Why are there no statues of Nat Turner in the Carolinas? Why not on the Capital grounds? Slave revolts are as much a part of Southern Heritage as Confederate soldiers, and at least they adhered to American ideals. Nat Turner is a true American hero, no doubt about it.

  52. 52
    Mary G says:

    @Mary G:

    2. Duncan says that it was only one juror that prevented the jury from convicting Manafort on the other 8 counts. Duncan says another woman juror was the holdout and the jury kept trying to convince her Manafort was guilty on those counts. Duncan says woman had reasonable doubt.— Yashar Ali 🐘 (@yashar) August 23, 2018

    3. Duncan says she's speaking out because she doesn't feel a threat. She says she's not afraid at all. She says that she felt like the public needed to know how close it was. Adding "I didn't want Manafort to be guilty, but he was…and no one is above the law."— Yashar Ali 🐘 (@yashar) August 23, 2018

  53. 53
    Keith P says:

    @Corner Stone: We should be inclusive and have displays for several cultural Sam’s.

  54. 54
    Amir Khalid says:

    @NotMax:
    That depends on what the meaning of “is” is. ;)

  55. 55
    Chyron HR says:

    @Betty Cracker:

    Why is a Good Man like Paul Manafort in jail for “alleged” crimes while Mandela Nelson is a free man? SAD! MSAGA!

  56. 56
    Shell says:

    Okay, why is he called Silent Sam?

  57. 57
    NotMax says:

    @EBT

    As a WNC native who’s ancestors

    whose

    /inner editor

  58. 58
    Schlemazel says:

    @Schlemazel:
    I see many got there before I did. This ugly truth has to be shoved in the face of everyone of these treasonous bastards until they choke to death on it

  59. 59

    Not everyone in America is post-racist. This is a white supremacist talking point, directly from Tucker Carlson’s lips to The Orange One’s tweet button.

  60. 60
    tobie says:

    @Mary G: I just got wind of this. I guess the evidence really was so overwhelming that even the holdout couldn’t claim reasonable doubt on all 18 counts. That the vote on ten counts was 11-1 does make you wonder about that one juror.

  61. 61
    Chyron HR says:

    @tobie:

    No, it makes me wonder how the deep state stacked the jury with ten globalist soy elite cucks (brain dribbles out ears)

  62. 62
    cain says:

    @Adam L Silverman:
    Jesus H. Christ, what a wind bag. People could stand around in the southern heat and listen to this guy? Never mind the casual racism of his speech, but goddam what a pompous fuck.

  63. 63
    Hkedi [Kang T. Q.] says:

    Replace it with the statue of a kneeling football player. UNC is a big football school right? I’m sure nobody would mind that…. //

  64. 64
    cain says:

    @Corner Stone:

    After Pecker inserted himself into this issue, I can not wait to see highlights from the Fox interview w/ Trump tomorrow.

    I see what you did there. And I like it.

  65. 65
    Amir Khalid says:

    @cain:
    There was a real-life basis for the Foghorn Leghorn stereotype.

  66. 66
    Viva BrisVegas says:

    @Shell:

    Because it hurt his feelings when they called him “racist Sam”.

  67. 67
    tobie says:

    @Chyron HR: Heh. Not 10, 11. The Deep State found 11 tree-hugging, vegan, PETA-supporting people for the jury. How can a cheating, lying, stealing friend of brutal autocrats get a fair trial in Alexandria, VA?

  68. 68
    Mary G says:

    @tobie: Makes a good case for a retrial on those 10 counts.

    Brian Stelter’s daily email has the next Time cover, by the same artist who did “Nothing to See Here” and “Stormy” with the wind and rising water in the Oval Office. The new one is called “In Deep” and now the Oval is full of water and all you can see is Twitler from the chest down flailing to stay afloat.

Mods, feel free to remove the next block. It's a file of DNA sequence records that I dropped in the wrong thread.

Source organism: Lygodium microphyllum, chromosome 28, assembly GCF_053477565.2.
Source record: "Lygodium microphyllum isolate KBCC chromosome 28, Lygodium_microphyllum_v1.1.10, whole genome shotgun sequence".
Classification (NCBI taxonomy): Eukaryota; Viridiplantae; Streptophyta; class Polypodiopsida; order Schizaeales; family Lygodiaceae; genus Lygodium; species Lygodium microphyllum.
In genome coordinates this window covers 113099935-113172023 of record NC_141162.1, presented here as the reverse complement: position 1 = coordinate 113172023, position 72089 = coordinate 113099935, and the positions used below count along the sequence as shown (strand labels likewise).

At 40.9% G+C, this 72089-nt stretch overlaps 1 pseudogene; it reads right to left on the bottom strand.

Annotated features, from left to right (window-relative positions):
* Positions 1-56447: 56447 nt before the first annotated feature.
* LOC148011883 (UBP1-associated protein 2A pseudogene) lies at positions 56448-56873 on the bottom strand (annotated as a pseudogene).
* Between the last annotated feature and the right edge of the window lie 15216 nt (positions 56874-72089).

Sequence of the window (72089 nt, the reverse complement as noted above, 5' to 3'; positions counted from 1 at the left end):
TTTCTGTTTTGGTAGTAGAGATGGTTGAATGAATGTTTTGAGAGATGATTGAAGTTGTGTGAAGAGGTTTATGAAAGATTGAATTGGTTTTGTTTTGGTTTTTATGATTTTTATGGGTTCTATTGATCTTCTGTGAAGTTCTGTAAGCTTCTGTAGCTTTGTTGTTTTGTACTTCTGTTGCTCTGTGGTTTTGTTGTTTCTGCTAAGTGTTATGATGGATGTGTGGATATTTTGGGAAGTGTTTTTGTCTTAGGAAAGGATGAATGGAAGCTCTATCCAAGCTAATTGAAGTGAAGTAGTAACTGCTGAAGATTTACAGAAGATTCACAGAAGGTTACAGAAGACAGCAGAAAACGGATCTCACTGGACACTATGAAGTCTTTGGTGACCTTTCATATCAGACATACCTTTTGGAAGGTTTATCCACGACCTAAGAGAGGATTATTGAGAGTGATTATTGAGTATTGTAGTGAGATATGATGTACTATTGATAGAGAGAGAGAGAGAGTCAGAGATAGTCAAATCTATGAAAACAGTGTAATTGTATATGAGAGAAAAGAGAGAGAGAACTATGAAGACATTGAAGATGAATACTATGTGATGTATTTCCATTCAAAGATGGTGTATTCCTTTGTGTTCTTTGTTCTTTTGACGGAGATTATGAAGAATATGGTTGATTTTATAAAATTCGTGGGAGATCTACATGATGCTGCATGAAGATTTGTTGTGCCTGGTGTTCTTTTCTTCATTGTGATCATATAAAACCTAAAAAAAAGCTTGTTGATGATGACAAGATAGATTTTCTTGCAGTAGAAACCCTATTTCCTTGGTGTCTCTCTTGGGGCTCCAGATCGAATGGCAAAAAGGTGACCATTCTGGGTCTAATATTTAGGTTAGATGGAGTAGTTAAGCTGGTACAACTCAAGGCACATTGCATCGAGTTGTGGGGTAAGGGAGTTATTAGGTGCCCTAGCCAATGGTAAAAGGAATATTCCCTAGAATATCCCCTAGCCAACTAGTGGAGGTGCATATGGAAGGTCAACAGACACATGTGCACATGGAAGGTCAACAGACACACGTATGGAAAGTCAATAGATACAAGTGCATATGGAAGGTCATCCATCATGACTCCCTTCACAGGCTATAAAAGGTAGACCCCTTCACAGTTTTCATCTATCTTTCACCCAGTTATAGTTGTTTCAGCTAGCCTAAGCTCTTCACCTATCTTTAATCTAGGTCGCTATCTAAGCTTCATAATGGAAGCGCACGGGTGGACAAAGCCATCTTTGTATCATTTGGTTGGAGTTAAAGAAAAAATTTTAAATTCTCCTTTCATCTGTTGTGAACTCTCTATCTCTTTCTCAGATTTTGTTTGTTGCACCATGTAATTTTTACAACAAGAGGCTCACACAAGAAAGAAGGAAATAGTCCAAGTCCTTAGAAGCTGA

69. 69
    cmorenc says:

    I am a UNC-Chapel Hill alum, and for decades all “Silent Sam” represented to all but a negligible fraction of students and townspeople was the standing joke that Sam only fired his gun when a virgin walked past, and he hadn’t fired the gun in decades. Frankly, hitherto decades of UNC students have given little thought to Sam as a memorial to Confederate soldiers, and vanishingly few knew of the circumstances and timing of the statue’s establishment on-campus – the statute was simply a campus landmark that brought a really stale (and somewhat sexist) joke to mind to the vast majority of students and townspeople, which statue sparked vanishingly little thoughts about the Confederate or racist past of the state. I’ll bet that a week ago, (or pick any week in the past 40 years) you could walk up to 100 students and ask what the inscription on the statue said, and vanishingly few would have any idea.

    This obsession some on the progressive left have with pulling down by mob force every statute memorializing Confederate soldiers or a particular southern state’s past as part of the Confederacy is frankly counter-productive. You really think you’re going to pull down the obelisk in virtually every southern courthouse square or state capital dedicated to that location’s confederate soldiers who died in the war? And by doing so, change anyone’s mind that needs changing? These statues were for decades artifacts forgotten in plain sight by the vast majority of even the white population.

    Any confederate statues that need to come down should be done by lawful persuasion of local or state governments. That worked to get even South Carolina to remove the confederate flag from the statehouse, and a confederate statue removed in New Orleans. True, a hard-core modern Confederate sympahtizer group (“the Secessionist Party) has, since that removal, counter-protested by raising the flag on state grounds every year on the date of the removal, but the group was small to begin with, and has been smaller every year.

    You frankly do more to keep this Confederate crap alive than to kill it off by vandalizing statues rather than strategically pushing for legal removal of the most egregious ones (e.g. honoring Nathan Bedford Forrest).